Recent university graduates more prone to depression, angerMay 14th, 2008 - 4:23 pm ICT by admin
Washington, May 14 (ANI): A new study from University of Alberta has revealed that recent university graduates are more prone to depression and anger.
Moreover, key events like leaving home and becoming a parent may also increase their odds of developing depression and anger.
The researchers examined almost 600 Alberta graduates between 20-29 years old and examined their mental health symptoms for seven years post-graduation. They also looked at how key events like leaving home and becoming a parent were related to depression and anger.
The study showed that young people in the early years of adulthood were more likely to experience depressive symptoms, the longer they stay at home, or if they return home after graduation.
Previous research has found that more than half of students under 25 in four-year university programs lived with their parents.
The younger participants were more depressed at times when they lived on their own, while older participants were more depressed while they lived with their parents.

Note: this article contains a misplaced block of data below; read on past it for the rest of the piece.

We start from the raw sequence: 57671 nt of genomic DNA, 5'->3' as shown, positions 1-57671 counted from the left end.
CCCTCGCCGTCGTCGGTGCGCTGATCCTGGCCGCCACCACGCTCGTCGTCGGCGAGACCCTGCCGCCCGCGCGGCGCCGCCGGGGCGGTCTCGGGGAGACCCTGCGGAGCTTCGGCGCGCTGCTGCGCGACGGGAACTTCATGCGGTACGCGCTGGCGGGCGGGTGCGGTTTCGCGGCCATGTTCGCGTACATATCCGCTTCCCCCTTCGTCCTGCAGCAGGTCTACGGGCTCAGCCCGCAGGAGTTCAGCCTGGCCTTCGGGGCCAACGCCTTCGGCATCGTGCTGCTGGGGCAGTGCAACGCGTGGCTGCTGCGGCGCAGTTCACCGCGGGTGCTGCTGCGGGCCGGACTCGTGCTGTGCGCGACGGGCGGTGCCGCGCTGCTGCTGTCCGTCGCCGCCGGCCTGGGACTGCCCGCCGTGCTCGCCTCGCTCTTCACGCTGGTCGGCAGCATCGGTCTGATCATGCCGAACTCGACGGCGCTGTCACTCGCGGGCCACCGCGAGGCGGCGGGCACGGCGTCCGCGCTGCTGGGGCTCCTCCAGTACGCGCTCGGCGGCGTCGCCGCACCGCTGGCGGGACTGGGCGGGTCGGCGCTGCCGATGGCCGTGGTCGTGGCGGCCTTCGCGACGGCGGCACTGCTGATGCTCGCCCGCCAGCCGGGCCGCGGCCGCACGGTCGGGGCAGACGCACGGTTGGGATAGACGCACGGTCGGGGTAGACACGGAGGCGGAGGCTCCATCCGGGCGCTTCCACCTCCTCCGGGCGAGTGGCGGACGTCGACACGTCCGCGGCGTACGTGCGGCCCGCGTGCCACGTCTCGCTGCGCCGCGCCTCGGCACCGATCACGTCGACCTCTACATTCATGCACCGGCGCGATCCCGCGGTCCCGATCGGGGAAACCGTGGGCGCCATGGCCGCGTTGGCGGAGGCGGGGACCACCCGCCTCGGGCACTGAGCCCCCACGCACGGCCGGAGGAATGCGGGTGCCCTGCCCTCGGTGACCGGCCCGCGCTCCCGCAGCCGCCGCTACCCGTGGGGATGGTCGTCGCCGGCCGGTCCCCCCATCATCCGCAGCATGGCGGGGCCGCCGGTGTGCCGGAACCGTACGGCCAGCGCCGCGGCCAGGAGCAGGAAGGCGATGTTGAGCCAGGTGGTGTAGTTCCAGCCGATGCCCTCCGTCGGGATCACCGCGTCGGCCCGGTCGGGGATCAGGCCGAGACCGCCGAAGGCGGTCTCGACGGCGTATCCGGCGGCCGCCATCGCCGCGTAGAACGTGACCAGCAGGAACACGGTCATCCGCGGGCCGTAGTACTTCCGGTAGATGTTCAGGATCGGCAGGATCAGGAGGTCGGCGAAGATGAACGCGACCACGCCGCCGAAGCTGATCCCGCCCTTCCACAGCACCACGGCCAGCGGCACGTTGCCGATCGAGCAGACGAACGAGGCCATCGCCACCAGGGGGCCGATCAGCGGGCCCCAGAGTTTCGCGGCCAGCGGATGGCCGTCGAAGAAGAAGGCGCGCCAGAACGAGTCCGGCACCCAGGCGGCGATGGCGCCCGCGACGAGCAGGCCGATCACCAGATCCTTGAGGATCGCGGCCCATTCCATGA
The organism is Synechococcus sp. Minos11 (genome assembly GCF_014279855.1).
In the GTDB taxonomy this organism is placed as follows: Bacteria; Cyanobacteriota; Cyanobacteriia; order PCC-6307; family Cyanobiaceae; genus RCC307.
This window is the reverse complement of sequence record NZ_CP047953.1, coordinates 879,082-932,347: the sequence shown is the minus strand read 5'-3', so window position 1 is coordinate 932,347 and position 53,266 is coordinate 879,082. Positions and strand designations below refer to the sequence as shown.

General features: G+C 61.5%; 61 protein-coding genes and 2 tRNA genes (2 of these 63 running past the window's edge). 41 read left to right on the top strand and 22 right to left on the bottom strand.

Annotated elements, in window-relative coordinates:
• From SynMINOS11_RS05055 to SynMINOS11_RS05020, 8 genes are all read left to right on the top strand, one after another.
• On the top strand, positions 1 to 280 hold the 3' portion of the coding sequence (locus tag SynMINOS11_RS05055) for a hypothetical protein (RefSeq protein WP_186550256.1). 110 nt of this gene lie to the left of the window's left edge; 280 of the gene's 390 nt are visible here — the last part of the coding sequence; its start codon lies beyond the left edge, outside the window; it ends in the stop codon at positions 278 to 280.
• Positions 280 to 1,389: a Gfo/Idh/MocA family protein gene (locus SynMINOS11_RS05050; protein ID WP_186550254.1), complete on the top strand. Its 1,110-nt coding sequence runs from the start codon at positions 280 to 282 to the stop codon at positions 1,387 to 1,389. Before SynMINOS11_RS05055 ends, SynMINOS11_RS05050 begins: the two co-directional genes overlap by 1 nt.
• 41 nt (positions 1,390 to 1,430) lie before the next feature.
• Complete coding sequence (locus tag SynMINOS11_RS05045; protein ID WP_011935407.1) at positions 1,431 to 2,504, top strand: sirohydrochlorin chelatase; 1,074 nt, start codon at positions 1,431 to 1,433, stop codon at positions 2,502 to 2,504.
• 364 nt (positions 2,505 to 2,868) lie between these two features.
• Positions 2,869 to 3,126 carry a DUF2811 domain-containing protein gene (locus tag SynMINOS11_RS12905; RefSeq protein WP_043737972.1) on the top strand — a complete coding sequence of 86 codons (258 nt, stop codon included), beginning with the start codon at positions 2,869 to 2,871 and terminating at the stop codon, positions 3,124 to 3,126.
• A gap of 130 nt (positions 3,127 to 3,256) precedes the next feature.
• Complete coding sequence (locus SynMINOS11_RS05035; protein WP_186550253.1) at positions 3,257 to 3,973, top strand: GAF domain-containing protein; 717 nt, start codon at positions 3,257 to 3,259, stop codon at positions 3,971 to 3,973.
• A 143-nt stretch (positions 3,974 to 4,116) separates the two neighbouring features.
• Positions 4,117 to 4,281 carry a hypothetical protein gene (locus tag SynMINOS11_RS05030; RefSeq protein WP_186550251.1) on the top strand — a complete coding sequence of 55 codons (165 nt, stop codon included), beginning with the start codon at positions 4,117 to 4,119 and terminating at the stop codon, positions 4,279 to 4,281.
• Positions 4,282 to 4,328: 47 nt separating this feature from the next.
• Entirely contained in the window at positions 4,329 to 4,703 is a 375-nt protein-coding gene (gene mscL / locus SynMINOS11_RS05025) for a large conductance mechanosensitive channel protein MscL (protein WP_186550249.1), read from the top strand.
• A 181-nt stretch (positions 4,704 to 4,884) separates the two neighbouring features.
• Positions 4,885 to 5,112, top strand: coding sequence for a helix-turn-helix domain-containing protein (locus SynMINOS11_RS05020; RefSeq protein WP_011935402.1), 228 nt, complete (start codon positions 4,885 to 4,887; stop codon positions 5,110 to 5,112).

Some key events, such as leaving home, may throw emerging adults a little off kilter, depending on the timing of the transition, said Nancy Galambos, University of Alberta psychology professor.
Leaving home too soon can be challenging in ways that have the potential to affect mental health, she added.
The researchers also found increase in anger when participants became parents.
Although we generally welcome parenthood as a positive experience, we found that people who became parents became angrier, and this was especially pronounced for mothers, said Harvey Krahn, University of Alberta chair of sociology.
The transition to parenthood produces a new set of demands on the couple that may be difficult to cope with as parents have to negotiate a whole new set of family responsibilities, Krahn added.
However, over the seven-year period, the study showed a significant decrease in depressive symptoms over the seven years. Even expressed anger declined over time after graduation, suggesting improved mental health.
The study appears in the Journal of Marriage and Family. (ANI)
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